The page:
Tasnim – Iran will be signing an agreement with Russia within the next couple of weeks for cooperation through the Eurasian Economic Union (EAEU), Iranian Foreign Minister Mohammad Javad Zarif said Saturday.
In a meeting with his Russian counterpart in Moscow, Zarif hoped for closer economic ties with Russia through direct banking links, expressing delight that Tehran is going to sign a treaty with Moscow within the next few weeks for cooperation in the Eurasian Economic Union structure.
Zarif also hailed Russia’s support for Iran’s nuclear industry on the basis of the international law, saying negotiations will be effective given the concerns about future of the Joint Comprehensive Plan of Action (JCPOA).
The Iranian minister also highlighted the significance of cooperation with Russia in the Caspian Sea.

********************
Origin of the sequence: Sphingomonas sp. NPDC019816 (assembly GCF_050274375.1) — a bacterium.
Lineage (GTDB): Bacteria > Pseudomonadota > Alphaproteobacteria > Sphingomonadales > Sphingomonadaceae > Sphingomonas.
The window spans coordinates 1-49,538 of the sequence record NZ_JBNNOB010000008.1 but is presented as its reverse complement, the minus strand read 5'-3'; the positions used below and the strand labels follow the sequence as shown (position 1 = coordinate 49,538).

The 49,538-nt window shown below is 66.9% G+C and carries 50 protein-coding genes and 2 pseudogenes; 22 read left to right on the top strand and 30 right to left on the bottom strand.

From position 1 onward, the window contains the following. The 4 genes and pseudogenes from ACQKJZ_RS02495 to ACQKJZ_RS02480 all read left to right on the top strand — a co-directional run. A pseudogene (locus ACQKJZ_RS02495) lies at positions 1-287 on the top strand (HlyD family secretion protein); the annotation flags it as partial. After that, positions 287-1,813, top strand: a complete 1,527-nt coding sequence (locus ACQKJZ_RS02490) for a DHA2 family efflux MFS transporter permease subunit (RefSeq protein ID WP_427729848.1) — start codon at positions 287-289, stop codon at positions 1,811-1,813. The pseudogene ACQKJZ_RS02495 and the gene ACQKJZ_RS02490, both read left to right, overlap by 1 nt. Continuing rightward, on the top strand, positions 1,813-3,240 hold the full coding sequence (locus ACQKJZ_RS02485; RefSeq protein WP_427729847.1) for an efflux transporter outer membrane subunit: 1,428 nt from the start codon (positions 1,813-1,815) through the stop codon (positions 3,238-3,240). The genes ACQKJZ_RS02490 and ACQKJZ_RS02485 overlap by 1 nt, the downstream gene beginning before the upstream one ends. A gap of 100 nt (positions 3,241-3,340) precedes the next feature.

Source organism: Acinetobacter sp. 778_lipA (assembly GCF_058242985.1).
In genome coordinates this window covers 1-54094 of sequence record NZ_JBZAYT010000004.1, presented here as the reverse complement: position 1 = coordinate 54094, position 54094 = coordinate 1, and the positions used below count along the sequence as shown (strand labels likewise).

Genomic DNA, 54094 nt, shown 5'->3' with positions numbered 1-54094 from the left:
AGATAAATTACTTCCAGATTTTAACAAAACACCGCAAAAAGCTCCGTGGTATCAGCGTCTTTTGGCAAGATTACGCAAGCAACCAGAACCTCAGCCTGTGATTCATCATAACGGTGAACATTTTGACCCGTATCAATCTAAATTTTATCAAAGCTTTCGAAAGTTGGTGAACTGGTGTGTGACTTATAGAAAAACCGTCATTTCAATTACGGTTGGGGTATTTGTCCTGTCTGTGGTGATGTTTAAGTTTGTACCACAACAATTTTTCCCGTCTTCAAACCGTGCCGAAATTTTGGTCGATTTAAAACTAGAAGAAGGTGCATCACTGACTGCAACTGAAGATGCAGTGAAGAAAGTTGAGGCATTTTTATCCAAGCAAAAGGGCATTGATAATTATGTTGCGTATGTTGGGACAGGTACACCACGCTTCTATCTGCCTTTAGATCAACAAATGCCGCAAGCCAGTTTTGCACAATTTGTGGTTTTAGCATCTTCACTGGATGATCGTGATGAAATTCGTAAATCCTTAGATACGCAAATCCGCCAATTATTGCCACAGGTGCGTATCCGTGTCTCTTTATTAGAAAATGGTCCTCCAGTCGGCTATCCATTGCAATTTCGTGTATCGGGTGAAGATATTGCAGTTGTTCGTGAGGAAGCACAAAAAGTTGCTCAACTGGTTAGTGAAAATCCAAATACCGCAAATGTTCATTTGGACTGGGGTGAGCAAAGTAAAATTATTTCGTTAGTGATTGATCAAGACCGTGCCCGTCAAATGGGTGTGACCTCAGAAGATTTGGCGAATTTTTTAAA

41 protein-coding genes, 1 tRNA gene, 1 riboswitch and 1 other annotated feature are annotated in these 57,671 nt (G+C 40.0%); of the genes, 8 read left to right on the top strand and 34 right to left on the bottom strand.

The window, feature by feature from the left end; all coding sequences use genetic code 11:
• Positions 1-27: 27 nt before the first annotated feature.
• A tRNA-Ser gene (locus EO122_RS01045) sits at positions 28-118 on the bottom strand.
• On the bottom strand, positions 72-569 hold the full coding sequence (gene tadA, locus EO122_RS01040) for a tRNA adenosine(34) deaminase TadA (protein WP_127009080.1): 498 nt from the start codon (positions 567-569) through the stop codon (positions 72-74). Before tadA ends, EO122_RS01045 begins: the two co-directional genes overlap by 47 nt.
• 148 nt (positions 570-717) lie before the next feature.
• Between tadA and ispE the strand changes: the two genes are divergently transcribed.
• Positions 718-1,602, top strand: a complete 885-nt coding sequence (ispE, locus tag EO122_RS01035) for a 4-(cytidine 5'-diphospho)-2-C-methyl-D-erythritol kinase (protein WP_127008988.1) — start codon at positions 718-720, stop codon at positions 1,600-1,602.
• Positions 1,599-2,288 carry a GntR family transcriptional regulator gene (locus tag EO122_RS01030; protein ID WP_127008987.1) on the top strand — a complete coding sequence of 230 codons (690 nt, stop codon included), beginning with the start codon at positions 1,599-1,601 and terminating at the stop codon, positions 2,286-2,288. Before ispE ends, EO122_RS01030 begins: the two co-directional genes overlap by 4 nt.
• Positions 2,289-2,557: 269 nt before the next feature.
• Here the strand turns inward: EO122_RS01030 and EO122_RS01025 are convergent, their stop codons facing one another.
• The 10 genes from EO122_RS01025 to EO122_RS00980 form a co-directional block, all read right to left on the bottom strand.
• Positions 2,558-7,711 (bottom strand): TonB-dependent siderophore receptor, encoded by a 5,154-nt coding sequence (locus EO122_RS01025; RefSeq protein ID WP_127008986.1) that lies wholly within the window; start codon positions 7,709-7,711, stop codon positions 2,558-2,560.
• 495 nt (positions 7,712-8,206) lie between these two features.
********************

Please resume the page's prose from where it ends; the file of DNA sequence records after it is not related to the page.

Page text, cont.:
For his part, Sergei Lavrov voiced willingness to hold extensive talks about the JCPOA amid the current concerning situation.
He also hoped for closer economic relations with Iran, hailing the interaction in the Astana peace process and the Caspian issues.
Foreign ministers of Iran, Russia and Turkey have gathered in Moscow to coordinate political efforts for peace in Syria.
Speaking to reporters on Saturday morning, Zarif described the Astana process as the only initiative that has resulted in actual reduction of tensions in Syria.
Unlike the other initiatives that have gone nowhere, the Astana peace process has seen many meetings at the level of presidents, ministers, deputy ministers and experts over the past year which have resulted in a political process for the settlement of crisis in Syria and a downward trend in tensions on the ground, he added.
Since January 2017, Kazakhstan’s capital of Astana has hosted several rounds of peace talks that led to an agreement on de-escalation zones across Syria.
The talks in Astana have been going on in tandem with UN-brokered Geneva talks.
According to reports, the conflict that broke out in Syria in 2011 has claimed the lives of over 470,000 people, injured 1.9 million others, and displaced nearly half of the country’s pre-war population of about 23 million within or beyond its borders.